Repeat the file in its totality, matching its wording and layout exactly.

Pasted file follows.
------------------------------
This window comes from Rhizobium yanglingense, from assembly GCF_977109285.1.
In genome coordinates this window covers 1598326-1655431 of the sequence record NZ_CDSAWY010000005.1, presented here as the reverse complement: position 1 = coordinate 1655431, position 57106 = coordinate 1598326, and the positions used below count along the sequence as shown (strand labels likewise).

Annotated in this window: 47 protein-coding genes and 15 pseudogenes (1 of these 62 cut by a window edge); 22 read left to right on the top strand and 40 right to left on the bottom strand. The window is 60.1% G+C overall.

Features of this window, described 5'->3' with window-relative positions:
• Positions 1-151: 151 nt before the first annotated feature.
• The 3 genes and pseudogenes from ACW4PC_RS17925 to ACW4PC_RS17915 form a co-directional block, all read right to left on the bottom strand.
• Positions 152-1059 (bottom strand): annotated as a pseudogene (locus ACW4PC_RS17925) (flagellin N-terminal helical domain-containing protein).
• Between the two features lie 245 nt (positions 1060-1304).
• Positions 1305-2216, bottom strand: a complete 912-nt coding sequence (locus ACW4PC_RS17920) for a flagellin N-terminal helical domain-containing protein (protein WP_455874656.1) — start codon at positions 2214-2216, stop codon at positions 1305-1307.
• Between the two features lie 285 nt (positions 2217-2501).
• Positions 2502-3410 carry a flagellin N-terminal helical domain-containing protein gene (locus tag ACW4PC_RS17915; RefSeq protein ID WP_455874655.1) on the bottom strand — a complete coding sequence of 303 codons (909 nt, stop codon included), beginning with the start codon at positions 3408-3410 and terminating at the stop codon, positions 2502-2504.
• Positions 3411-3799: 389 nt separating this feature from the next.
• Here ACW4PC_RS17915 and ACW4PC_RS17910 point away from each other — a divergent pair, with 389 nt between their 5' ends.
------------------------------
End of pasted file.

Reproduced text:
This window comes from Rhizobium yanglingense, from assembly GCF_977109285.1.
In genome coordinates this window covers 1598326-1655431 of the sequence record NZ_CDSAWY010000005.1, presented here as the reverse complement: position 1 = coordinate 1655431, position 57106 = coordinate 1598326, and the positions used below count along the sequence as shown (strand labels likewise).

Annotated in this window: 47 protein-coding genes and 15 pseudogenes (1 of these 62 cut by a window edge); 22 read left to right on the top strand and 40 right to left on the bottom strand. The window is 60.1% G+C overall.

Features of this window, described 5'->3' with window-relative positions:
• Positions 1-151: 151 nt before the first annotated feature.
• The 3 genes and pseudogenes from ACW4PC_RS17925 to ACW4PC_RS17915 form a co-directional block, all read right to left on the bottom strand.
• Positions 152-1059 (bottom strand): annotated as a pseudogene (locus ACW4PC_RS17925) (flagellin N-terminal helical domain-containing protein).
• Between the two features lie 245 nt (positions 1060-1304).
• Positions 1305-2216, bottom strand: a complete 912-nt coding sequence (locus ACW4PC_RS17920) for a flagellin N-terminal helical domain-containing protein (protein WP_455874656.1) — start codon at positions 2214-2216, stop codon at positions 1305-1307.
• Between the two features lie 285 nt (positions 2217-2501).
• Positions 2502-3410 carry a flagellin N-terminal helical domain-containing protein gene (locus tag ACW4PC_RS17915; RefSeq protein ID WP_455874655.1) on the bottom strand — a complete coding sequence of 303 codons (909 nt, stop codon included), beginning with the start codon at positions 3408-3410 and terminating at the stop codon, positions 2502-2504.
• Positions 3411-3799: 389 nt separating this feature from the next.
• Here ACW4PC_RS17915 and ACW4PC_RS17910 point away from each other — a divergent pair, with 389 nt between their 5' ends.